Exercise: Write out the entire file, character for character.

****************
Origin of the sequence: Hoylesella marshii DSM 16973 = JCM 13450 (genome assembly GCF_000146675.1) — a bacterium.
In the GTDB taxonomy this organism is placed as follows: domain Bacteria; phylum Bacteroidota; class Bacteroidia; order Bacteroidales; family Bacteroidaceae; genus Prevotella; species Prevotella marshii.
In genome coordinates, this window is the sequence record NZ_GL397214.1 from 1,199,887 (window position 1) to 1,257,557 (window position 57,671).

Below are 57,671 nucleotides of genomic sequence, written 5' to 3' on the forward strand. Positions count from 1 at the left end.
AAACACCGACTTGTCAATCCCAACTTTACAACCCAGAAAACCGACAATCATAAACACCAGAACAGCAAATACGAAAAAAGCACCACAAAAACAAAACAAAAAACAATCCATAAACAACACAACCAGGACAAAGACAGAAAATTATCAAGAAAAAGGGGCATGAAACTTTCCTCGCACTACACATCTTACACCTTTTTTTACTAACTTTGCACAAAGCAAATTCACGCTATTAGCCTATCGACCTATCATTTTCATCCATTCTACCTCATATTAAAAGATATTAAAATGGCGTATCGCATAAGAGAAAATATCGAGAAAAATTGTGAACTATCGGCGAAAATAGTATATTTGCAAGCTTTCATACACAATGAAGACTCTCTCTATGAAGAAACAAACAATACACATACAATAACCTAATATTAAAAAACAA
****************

Origin of the sequence: Hoylesella marshii DSM 16973 = JCM 13450 (genome assembly GCF_000146675.1) — a bacterium.
In the GTDB taxonomy this organism is placed as follows: domain Bacteria; phylum Bacteroidota; class Bacteroidia; order Bacteroidales; family Bacteroidaceae; genus Prevotella; species Prevotella marshii.
In genome coordinates, this window is the sequence record NZ_GL397214.1 from 1,199,887 (window position 1) to 1,257,557 (window position 57,671).

Below are 57,671 nucleotides of genomic sequence, written 5' to 3' on the forward strand. Positions count from 1 at the left end.
AAACACCGACTTGTCAATCCCAACTTTACAACCCAGAAAACCGACAATCATAAACACCAGAACAGCAAATACGAAAAAAGCACCACAAAAACAAAACAAAAAACAATCCATAAACAACACAACCAGGACAAAGACAGAAAATTATCAAGAAAAAGGGGCATGAAACTTTCCTCGCACTACACATCTTACACCTTTTTTTACTAACTTTGCACAAAGCAAATTCACGCTATTAGCCTATCGACCTATCATTTTCATCCATTCTACCTCATATTAAAAGATATTAAAATGGCGTATCGCATAAGAGAAAATATCGAGAAAAATTGTGAACTATCGGCGAAAATAGTATATTTGCAAGCTTTCATACACAATGAAGACTCTCTCTATGAAGAAACAAACAATACACATACAATAACCTAATATTAAAAAACAA